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15

Lessons Learned In Software Testing - Cem Kaner, James Bach, Bret Pettichord. 293 short lessons on various aspects of software testing, you're bound to find something useful in it.


14

testerab, Great question. I'm a huge believer in these kinds of activities. You Would Enjoy Spending Time with Markus Gärtner When I think of the software testing community's response to code katas, I think of the prolific testing blogger Markus Gartner and his involvement in promoting Testing Dojos. They are collaborative, facilitated, group exercises ...


11

If you are the sole tester, and might continue to be for a while, it probably doesn't matter much if you choose whatever tool you personally prefer. But if there is an expectation that other programmers will contribute to test automation, you should take their needs and preferences into consideration as well. Then again, when your company grows enough, you ...


11

I came upon this idea because I find writing a sorting algorithm is much more exciting than testing it.Since testing it is just giving a set of values and verifying the result.Anybody can do that.But,writing algorithms not many can do. No, don't seek a test architect's position. If this is truly how you feel, you should strive to be in ...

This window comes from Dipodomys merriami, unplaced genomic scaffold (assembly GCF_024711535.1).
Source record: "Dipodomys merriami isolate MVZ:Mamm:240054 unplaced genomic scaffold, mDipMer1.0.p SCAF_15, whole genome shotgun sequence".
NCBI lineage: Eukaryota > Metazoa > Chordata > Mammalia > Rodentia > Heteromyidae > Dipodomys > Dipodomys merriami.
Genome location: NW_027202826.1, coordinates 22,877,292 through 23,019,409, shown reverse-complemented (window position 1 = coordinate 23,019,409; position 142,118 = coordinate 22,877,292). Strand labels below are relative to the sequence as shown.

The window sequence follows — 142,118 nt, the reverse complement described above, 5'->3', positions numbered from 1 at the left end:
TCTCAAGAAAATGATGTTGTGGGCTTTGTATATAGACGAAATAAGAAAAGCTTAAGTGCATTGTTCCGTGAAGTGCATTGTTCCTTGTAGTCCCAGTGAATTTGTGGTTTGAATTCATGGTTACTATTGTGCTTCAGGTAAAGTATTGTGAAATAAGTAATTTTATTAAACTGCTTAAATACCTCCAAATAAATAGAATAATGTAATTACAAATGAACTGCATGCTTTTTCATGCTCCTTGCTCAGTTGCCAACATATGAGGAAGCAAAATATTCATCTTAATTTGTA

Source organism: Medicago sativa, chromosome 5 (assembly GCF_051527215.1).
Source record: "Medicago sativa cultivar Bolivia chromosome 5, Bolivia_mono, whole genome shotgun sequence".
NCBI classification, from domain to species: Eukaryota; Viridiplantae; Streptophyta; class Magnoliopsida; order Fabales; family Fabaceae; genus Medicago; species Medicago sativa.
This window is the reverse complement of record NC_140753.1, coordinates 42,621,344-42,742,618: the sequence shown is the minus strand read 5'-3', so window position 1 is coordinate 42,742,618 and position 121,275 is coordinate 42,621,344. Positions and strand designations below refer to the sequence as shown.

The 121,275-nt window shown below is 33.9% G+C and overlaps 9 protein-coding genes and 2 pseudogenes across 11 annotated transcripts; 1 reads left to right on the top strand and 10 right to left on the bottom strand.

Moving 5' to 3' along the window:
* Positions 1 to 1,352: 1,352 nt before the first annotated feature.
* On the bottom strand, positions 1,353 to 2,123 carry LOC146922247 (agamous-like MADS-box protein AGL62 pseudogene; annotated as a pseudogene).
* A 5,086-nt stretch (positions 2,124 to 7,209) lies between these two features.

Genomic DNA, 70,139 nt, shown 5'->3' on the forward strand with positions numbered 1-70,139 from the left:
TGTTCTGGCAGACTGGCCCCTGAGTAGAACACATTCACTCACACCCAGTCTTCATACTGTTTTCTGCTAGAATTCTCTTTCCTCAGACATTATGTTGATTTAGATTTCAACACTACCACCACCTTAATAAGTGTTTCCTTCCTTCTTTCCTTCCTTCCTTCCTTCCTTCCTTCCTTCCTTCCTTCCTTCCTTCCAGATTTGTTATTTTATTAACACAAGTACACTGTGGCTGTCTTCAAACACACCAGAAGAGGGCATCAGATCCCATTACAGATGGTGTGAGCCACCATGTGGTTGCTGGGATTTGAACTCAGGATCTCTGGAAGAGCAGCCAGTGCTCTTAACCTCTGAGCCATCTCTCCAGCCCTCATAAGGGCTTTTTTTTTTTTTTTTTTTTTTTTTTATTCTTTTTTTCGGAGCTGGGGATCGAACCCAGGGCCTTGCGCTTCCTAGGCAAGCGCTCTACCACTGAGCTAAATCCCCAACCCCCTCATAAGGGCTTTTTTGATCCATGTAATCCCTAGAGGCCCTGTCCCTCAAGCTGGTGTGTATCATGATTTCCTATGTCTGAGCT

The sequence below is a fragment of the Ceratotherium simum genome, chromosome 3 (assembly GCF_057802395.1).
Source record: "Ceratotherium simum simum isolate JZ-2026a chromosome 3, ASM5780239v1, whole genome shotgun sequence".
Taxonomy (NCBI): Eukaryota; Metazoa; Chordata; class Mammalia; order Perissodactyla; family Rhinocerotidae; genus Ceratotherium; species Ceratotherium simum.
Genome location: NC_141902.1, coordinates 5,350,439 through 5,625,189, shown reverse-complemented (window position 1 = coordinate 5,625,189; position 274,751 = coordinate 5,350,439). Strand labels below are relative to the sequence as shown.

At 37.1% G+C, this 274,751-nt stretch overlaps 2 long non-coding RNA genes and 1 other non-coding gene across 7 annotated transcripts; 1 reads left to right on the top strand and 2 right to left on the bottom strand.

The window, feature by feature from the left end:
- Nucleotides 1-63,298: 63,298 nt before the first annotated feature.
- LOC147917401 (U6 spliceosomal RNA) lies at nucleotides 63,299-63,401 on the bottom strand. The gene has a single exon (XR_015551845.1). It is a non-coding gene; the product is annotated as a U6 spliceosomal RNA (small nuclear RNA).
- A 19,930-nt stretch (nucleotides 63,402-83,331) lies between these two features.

10

One of my favourites is Parkcalc ... Parkcalc is a real world application for calculating how much your parking is going to cost at the Gerald R. Ford international airport. It is also full of bugs, yet it works mostly. The requirements come in the form of the parking brochure. So you don't pound the real one into the gound there are a couple of self hosted ...


10

"Perfect Software and other illusions about testing" by Gerald Weinberg should be on your "to read" list. Here's an interesting example that will give you a flavor of the book. In chapter 3 "Why Not Just Test Everything?", Weinberg has a section called "There are an infinite number of possible tests." He talks about a backdoor placed into a highly ...


8

One book that I would recommend is Debugging by Thinking by Robert Charles Metzger This is a very unique book in that it approaches how to do testing the way Sherlock Holmes and other fictional detectives might of done it, looking at logic, psychology, engineering, etc. The book is pretty comprehensive and would be useful for a wide range of engineers both ...


8

These days, I'd say Selenium RC is not worth learning unless you have a specific need for it--for example, to work with legacy test code that uses it. I don't think it will give you a significantly better appreciation of the Selenium architecture. You can get that by exploring the Selenium code base if you have an interest. If you the know WebDriver API ...